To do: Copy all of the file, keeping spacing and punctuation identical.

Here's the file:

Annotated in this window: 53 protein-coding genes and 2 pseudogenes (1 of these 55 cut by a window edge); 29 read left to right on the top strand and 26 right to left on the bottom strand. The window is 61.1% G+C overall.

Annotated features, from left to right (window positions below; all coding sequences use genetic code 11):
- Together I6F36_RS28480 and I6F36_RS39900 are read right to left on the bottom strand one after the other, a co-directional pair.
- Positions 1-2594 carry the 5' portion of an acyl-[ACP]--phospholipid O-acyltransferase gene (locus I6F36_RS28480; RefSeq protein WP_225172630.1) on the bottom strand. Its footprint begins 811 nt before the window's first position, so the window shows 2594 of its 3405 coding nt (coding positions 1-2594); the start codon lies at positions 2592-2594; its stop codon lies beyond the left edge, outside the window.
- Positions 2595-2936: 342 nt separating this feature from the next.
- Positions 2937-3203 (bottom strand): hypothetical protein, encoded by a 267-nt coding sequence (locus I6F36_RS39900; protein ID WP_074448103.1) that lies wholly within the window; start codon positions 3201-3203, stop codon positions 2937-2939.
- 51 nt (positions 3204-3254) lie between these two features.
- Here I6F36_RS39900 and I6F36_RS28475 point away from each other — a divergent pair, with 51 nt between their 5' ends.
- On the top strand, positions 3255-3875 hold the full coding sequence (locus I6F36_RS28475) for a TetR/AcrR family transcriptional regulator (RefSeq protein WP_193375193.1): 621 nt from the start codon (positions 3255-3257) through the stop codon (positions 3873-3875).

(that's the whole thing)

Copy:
Annotated in this window: 53 protein-coding genes and 2 pseudogenes (1 of these 55 cut by a window edge); 29 read left to right on the top strand and 26 right to left on the bottom strand. The window is 61.1% G+C overall.

Annotated features, from left to right (window positions below; all coding sequences use genetic code 11):
- Together I6F36_RS28480 and I6F36_RS39900 are read right to left on the bottom strand one after the other, a co-directional pair.
- Positions 1-2594 carry the 5' portion of an acyl-[ACP]--phospholipid O-acyltransferase gene (locus I6F36_RS28480; RefSeq protein WP_225172630.1) on the bottom strand. Its footprint begins 811 nt before the window's first position, so the window shows 2594 of its 3405 coding nt (coding positions 1-2594); the start codon lies at positions 2592-2594; its stop codon lies beyond the left edge, outside the window.
- Positions 2595-2936: 342 nt separating this feature from the next.
- Positions 2937-3203 (bottom strand): hypothetical protein, encoded by a 267-nt coding sequence (locus I6F36_RS39900; protein ID WP_074448103.1) that lies wholly within the window; start codon positions 3201-3203, stop codon positions 2937-2939.
- 51 nt (positions 3204-3254) lie between these two features.
- Here I6F36_RS39900 and I6F36_RS28475 point away from each other — a divergent pair, with 51 nt between their 5' ends.
- On the top strand, positions 3255-3875 hold the full coding sequence (locus I6F36_RS28475) for a TetR/AcrR family transcriptional regulator (RefSeq protein WP_193375193.1): 621 nt from the start codon (positions 3255-3257) through the stop codon (positions 3873-3875).